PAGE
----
Part of SFFILM Festival
Ottinger’s latest film begins from the perspective of autobiography. It describes her experiences as a young artist living in Paris in the 1960s, when she came into contact with the intellectual and artistic community surrounding Fritz Picard’s antiquarian bookshop, Librairie Calligrammes, and experienced the breadth of world cinema as a denizen of the Cinémathèque Française. The film widens into a portrait of Paris in that historical moment — a time capsule of social awakening in the aftermath of the Algerian War of Independence and in the wake of student protests against the Vietnam War. This extraordinarily beautiful work bears Ottinger’s signature in its attention to place, historical artifact, and intellectual firmament.
“Paris Calligrammes isn’t just about social movements. It’s also Ottinger as flâneuse, strolling the teeming byways of Les Halles at night, listening to Barbara in the nightclubs, attending screenings at the Cinémathèque Française, sitting in on lectures by Claude Lévi-Strauss. The documentary captures the zeitgeist as experienced by a young woman eager to soak up the cultural riches around her, which she then distilled through her own sensibility to create paintings reflecting the era’s upheavals.” –Jay Weissberg, Variety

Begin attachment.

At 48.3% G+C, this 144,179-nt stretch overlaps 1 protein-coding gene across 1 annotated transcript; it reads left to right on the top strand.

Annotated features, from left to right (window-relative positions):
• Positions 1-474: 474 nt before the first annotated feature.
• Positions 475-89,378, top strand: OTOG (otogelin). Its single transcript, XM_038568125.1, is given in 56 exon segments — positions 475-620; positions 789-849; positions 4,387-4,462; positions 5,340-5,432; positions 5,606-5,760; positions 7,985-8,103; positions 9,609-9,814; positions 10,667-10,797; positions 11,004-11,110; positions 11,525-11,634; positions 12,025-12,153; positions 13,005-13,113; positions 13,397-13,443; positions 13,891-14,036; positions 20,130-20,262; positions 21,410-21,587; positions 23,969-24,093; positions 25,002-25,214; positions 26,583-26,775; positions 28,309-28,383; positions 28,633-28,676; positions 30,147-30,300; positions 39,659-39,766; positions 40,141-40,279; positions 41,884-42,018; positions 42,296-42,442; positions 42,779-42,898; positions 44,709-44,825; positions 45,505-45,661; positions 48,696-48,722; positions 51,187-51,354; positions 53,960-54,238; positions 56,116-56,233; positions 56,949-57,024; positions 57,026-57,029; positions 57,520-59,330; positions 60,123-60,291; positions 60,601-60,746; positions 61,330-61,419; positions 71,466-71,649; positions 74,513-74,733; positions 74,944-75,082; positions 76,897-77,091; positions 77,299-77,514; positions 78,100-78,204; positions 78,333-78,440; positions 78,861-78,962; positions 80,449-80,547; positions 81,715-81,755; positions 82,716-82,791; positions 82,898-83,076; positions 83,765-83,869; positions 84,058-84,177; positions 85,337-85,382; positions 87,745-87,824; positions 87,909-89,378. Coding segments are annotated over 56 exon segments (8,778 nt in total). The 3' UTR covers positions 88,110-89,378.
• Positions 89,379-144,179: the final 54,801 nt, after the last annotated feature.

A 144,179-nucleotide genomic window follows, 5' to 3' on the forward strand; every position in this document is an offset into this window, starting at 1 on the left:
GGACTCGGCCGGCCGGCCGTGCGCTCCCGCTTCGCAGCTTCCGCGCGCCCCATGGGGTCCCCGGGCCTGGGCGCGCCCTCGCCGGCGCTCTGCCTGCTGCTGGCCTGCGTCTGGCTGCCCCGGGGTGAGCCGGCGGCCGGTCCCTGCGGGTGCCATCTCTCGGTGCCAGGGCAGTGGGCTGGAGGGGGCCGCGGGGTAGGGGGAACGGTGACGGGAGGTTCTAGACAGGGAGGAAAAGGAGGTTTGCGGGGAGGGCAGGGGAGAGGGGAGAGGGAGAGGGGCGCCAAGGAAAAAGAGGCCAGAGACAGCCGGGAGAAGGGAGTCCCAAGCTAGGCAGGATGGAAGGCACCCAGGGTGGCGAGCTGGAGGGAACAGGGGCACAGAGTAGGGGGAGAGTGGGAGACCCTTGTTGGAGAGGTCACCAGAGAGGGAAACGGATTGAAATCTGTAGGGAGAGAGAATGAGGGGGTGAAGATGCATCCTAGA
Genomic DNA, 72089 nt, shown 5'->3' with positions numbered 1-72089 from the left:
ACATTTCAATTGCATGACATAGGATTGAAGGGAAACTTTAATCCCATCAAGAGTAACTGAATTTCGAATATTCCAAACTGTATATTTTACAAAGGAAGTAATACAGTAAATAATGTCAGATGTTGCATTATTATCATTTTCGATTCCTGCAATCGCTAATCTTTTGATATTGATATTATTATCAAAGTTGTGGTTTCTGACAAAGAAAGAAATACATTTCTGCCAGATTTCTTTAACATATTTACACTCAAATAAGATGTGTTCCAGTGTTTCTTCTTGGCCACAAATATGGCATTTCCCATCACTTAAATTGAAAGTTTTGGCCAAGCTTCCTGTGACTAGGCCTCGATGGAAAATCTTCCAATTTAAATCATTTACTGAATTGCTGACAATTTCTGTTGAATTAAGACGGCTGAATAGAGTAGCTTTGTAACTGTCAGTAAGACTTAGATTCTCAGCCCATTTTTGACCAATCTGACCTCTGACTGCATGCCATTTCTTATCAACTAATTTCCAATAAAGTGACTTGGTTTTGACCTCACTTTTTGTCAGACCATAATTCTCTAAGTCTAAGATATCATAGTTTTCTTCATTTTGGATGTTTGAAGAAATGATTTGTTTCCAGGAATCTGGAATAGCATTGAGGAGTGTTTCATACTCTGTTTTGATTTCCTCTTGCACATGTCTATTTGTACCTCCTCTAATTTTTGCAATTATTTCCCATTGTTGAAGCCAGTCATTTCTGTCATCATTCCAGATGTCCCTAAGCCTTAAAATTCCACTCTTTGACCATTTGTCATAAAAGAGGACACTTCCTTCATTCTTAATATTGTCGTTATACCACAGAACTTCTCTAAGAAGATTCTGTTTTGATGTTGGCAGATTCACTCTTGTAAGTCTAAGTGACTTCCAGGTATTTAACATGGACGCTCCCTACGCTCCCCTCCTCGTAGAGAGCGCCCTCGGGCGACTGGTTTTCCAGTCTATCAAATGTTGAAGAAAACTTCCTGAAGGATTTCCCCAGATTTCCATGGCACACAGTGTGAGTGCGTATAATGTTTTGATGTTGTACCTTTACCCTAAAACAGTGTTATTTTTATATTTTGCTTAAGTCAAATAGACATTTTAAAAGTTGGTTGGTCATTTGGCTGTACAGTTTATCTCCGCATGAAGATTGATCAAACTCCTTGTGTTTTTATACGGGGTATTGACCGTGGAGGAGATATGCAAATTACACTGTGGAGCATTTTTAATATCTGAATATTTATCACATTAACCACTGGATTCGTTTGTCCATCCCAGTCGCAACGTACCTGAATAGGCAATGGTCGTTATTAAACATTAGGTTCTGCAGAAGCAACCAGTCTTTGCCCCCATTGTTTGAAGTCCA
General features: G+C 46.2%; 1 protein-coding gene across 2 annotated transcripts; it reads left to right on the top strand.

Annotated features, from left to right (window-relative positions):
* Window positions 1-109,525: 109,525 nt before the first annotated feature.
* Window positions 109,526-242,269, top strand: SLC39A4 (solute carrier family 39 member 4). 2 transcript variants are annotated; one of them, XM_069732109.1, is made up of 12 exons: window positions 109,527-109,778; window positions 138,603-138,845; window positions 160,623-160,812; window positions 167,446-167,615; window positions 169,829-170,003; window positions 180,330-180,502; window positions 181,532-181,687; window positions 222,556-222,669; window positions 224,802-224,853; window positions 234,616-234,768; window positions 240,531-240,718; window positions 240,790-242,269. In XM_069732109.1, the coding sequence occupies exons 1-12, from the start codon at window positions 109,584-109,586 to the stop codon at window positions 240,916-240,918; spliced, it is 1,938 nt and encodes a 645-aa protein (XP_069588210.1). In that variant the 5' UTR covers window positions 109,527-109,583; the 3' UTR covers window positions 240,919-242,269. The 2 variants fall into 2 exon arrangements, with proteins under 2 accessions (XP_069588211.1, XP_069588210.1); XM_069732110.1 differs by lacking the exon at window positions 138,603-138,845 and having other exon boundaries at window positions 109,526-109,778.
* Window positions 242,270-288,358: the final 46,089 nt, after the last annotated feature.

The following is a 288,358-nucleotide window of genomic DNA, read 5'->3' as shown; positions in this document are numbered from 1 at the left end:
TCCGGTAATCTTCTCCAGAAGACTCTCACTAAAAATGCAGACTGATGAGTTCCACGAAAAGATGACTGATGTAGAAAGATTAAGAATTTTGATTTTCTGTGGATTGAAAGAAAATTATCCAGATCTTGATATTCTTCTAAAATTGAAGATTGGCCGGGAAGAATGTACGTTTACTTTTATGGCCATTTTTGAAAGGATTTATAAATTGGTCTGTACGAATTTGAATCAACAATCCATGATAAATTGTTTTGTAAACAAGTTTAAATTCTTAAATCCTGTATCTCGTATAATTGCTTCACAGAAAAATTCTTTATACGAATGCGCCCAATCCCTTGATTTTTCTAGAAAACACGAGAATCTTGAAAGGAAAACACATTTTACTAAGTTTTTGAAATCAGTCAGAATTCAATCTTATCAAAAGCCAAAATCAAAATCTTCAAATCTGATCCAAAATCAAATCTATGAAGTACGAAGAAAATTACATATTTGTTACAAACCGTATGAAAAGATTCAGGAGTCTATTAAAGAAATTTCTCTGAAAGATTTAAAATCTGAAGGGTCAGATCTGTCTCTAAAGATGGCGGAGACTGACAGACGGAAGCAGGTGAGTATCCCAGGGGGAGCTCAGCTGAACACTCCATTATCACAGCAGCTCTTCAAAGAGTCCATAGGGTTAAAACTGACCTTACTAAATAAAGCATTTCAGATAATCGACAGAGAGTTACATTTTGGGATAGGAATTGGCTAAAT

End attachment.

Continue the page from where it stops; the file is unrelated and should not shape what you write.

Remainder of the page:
Ulrike Ottinger transitioned from fine arts – principally painting and photography – to filmmaking in the early 1970s and has since established herself as a director, writer, producer, and cinematographer. Among her films are Laocoon & Sons (1975), The Image of Dorian Gray in the Yellow Press (1984), Joan of Arc of Mongolia (1989), Exile Shanghai (1997), Prater (2007), and Under Snow (2011). In 2012, the Berlin International Film Festival awarded her a Special Teddy award.